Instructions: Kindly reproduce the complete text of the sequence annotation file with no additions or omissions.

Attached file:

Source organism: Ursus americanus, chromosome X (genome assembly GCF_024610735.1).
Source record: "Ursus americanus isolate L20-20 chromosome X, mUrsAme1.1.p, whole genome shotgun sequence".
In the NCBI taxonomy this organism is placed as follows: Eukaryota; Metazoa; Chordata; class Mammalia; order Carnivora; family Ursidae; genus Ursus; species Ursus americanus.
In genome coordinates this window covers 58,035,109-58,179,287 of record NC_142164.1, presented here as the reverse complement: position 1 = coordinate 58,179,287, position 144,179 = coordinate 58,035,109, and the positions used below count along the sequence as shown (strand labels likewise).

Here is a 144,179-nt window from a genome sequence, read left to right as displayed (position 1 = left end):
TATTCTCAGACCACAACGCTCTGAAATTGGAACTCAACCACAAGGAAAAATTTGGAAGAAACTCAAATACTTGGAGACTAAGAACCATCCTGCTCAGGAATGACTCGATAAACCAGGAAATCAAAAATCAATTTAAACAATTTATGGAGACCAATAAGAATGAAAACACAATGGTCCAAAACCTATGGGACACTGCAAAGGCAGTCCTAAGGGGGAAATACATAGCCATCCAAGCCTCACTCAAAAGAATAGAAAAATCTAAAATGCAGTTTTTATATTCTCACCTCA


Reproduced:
Source organism: Ursus americanus, chromosome X (genome assembly GCF_024610735.1).
Source record: "Ursus americanus isolate L20-20 chromosome X, mUrsAme1.1.p, whole genome shotgun sequence".
In the NCBI taxonomy this organism is placed as follows: Eukaryota; Metazoa; Chordata; class Mammalia; order Carnivora; family Ursidae; genus Ursus; species Ursus americanus.
In genome coordinates this window covers 58,035,109-58,179,287 of record NC_142164.1, presented here as the reverse complement: position 1 = coordinate 58,179,287, position 144,179 = coordinate 58,035,109, and the positions used below count along the sequence as shown (strand labels likewise).

Here is a 144,179-nt window from a genome sequence, read left to right as displayed (position 1 = left end):
TATTCTCAGACCACAACGCTCTGAAATTGGAACTCAACCACAAGGAAAAATTTGGAAGAAACTCAAATACTTGGAGACTAAGAACCATCCTGCTCAGGAATGACTCGATAAACCAGGAAATCAAAAATCAATTTAAACAATTTATGGAGACCAATAAGAATGAAAACACAATGGTCCAAAACCTATGGGACACTGCAAAGGCAGTCCTAAGGGGGAAATACATAGCCATCCAAGCCTCACTCAAAAGAATAGAAAAATCTAAAATGCAGTTTTTATATTCTCACCTCA